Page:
In the run-up to this year's Grand National meeting, we at World Society for the Protection of Animals (WSPA) wrote there was a statistical probability that horses would die at the event (see WSPA Chief Executive Mike Baker's Huffington Post blog of 6 April 2013).
This is because the risk of horses dying in steeplechases, such as those at Aintree, is around six per 1,000 horse starts; in hurdle racing, the other form of jump racing in the United Kingdom, is around four per 1,000 horse starts. In contrast, the risk of death in flat racing is approximately one fatality per 1,000 horse starts; hence flat racing (though not free of equine welfare issues) is significantly safer for horses.
To put these risks in an easy to understand context, if the risk of fatality you faced while driving your car was equivalent to that experienced by a steeple chasing horse you would be lucky to survive beyond six months' daily driving. If the risk was equivalent to that faced by a flat racehorse, you could expect to survive for around three years.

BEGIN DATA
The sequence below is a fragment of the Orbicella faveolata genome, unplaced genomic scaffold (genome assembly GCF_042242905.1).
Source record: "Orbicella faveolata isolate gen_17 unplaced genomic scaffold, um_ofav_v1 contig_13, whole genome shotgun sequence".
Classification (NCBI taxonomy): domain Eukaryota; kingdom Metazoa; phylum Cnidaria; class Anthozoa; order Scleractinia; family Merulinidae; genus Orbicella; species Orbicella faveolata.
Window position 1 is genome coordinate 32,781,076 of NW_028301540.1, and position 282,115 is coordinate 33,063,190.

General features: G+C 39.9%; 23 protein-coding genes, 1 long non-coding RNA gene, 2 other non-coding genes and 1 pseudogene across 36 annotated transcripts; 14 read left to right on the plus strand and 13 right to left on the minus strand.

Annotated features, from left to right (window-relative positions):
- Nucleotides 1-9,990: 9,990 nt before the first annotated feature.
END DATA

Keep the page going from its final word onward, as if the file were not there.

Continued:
In the event, we were delighted to see the Grand National Steeplechase itself run without fatal injury this year, and this may reflect changes made to the course as a response to the two fatalities in each running of the race in 2011 and 2012.
Of course, we will need to observe future iterations of the race to distinguish real reduction of risk from statistical variation alone. The deaths of Battlefront and Little Josh in the first and second days of the three day Grand National meeting also remind us that the meeting did not pass off without fatal incident, and were predictable based on the statistical probabilities discussed above.
If we look at jump racing across the United Kingdom we find that 13 horses have died in jump racing meetings in the month of April since the Grand National meeting. These deaths occurred at Cheltenham, Exeter, Wincanton, Uttoxeter, Southwell, Newton Abbott, Huntingdon, Perth, Wetherby and Sedgefield; jump courses which may not have received the attention directed at Aintree in the run up to the Grand National, but which still clearly pose risk to horses.
Urgent work is needed beyond the famous Grand National turf at Aintree if the risks of jump racing are to be reduced to an acceptable level. This year's public interest in the Grand National should convey a very clear message to British jump racing. It is not only animal protection organisations such as the World Society for the Protection of Animals (WSPA) that are watching. The general public, better informed about animal welfare, is watching too.